While the Internet is doubtlessly a great invention and I wouldn't want to miss it in my daily life anymore there are certainly downsides to it. Last year I summarized them in a post titled „The Anti-Freedom Side Of The Internet“. While I have found solutions for some of the issues I discussed there such as privacy issues around remotely hosted cloud services, I have touched one topic too lightly that has become much more apparent to me since then: The changing business models and interaction of software companies with their customers that is not necessarily always to the advantage of the customers compared to pre-Internet times.
In the pre-Internet times software was bought on disks or CDs and installed on a computer. For most commercial software you got a usage license with an unlimited duration and the user was in control over the software and the installation process. Fast forward to today and the model has significantly changed. Software is now downloaded over the Internet and installed. The user's control over the process and privacy is largely gone because most software now requires Internet connectivity to communicate with an activation server of some sort before it installs. While I can understand such a move from the software companies point of view I find it highly controversial from a user's point of view because there is no control what kind of information is transmitted to the software company. Also, most software today frequently 'calls home' to ask for security and feature updates for security and perhaps also for other purposes. While this is good on the one hand to protect users it is again a privacy issue because a computer frequently connects to other computers on the Internet in the background without the users knowledge, without his consent and without his insight into what is transmitted. Again, no control as to what kind of data is transmitted.
And with some software empires on the decline, a new interesting license model, not thought of in pre-Internet times, is the annual subscription model. Adobe is going down that path with Photoshop and Microsoft wants to do the same thing with their Office suite: Instead of buying a time unlimited license once, they now want to sell time limited licenses that have to be renewed once a year. Again, understandable from the software companies point of view as that ensures a steady income over the years. From a users point of view I am not really sure as that means there are yearly maintenance costs for software on computers at home that simply was not there before.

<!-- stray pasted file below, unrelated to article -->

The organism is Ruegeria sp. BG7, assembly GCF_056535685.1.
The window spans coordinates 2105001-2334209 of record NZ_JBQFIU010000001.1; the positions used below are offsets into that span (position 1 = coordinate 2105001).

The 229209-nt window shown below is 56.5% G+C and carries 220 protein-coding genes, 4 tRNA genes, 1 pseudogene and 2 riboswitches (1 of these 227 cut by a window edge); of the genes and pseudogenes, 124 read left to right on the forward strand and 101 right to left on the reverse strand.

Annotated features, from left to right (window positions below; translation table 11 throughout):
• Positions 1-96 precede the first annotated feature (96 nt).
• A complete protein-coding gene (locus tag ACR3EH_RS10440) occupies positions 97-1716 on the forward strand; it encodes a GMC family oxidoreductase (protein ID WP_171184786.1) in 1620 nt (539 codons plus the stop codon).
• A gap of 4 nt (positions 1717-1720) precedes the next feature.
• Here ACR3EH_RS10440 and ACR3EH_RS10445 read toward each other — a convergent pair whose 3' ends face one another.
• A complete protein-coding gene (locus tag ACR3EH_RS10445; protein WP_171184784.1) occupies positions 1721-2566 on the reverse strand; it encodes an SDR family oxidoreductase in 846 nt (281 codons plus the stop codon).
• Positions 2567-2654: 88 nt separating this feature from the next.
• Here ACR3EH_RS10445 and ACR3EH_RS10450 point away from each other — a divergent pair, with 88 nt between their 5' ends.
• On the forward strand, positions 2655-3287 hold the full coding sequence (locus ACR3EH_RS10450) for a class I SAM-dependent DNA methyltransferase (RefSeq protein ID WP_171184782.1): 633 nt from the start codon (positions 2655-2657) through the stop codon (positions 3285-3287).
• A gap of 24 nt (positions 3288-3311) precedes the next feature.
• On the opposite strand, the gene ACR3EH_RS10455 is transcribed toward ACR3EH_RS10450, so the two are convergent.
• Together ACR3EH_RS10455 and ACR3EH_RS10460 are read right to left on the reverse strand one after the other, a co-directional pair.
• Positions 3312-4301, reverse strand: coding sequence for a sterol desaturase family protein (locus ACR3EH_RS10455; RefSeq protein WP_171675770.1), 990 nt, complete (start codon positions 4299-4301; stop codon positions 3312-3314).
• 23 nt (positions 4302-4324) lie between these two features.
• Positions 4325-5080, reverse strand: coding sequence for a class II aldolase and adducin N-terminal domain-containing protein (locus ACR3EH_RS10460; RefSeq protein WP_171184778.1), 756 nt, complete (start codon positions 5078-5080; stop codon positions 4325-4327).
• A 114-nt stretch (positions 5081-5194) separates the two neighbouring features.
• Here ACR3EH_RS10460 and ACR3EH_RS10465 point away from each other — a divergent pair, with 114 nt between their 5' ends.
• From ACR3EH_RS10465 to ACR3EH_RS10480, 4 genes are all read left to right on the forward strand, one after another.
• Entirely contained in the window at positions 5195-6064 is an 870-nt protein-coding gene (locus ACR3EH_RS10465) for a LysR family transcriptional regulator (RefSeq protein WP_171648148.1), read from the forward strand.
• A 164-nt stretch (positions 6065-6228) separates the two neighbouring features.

I wonder if that will actually accelerate the decline of those companies? If you buy software once you are inclined to use it as long as possible and perhaps buy an update every now and then. But if you are faced with a subscription model where you have to pay once a year to keep that software activated, I wonder if at some point people are willing to try out other alternatives. And alternatives there are such as Gimp for graphics and of course LibreOffice.
Already today I see a lot of people using LibreOffice on their PCs and Macs so that trend is definitely well underway. Perhaps it also triggered by people not only using a single device anymore which would require more than one paid license. Also, the increasing number of different file formats and versions that make sending a document for review to someone else and getting a revision that is still formatted as before it was sent a gamble, so why stick to a particular program or version of a word processor?
In other words, Open Source is the solution in a world where the Internet allows software companies to assert more control over their customers than many of them are likely to want. Good riddance.
2 thoughts on “Why Open Source Has Become A Must For Me”
There are some parts of the open source discussion I agree with Martin. Most of which you state here that I do agree with.
For open source to work best, most users need to also have a semblance of programming. Or, like in my case, understading enough to put pieces together from what’s made, and then create their ideal UX. That’s just hard for most folks (let alone myself). I think the other leg of the discussion is what’s more important.
Open licenses, or at least permissible ones, in which people are free to share, free to acquire, free to learn, and free to make capital on top of, is what we are in right now. The revolution you, me, and others persist in is that software as developed has been licensed away from those roots to permissible use. Its restricted, and because of some of those restrictions, we get great applications and services, and also those which fragment the imagination instead of empower it.
This is the harder cookie to crack. And one where I hope that in your efforts, and the efforts of others, that we see something better for the knowledgeable users – to create tools and moments where those who don’t realize they are restricted that they can do more.
I use opensource at home for wordprocessing and graphics, but at work, Word is dictated and necessitated by the organisations we deal with expecting Word format – I know opensource can write .docx etc, but in IT, ‘nobody got fired for buying IBM’ still rules. I guess there’s also a distinction between opensource and free (such as GoogleDocs which is pretty good, but you never know where your IP is going to end up).
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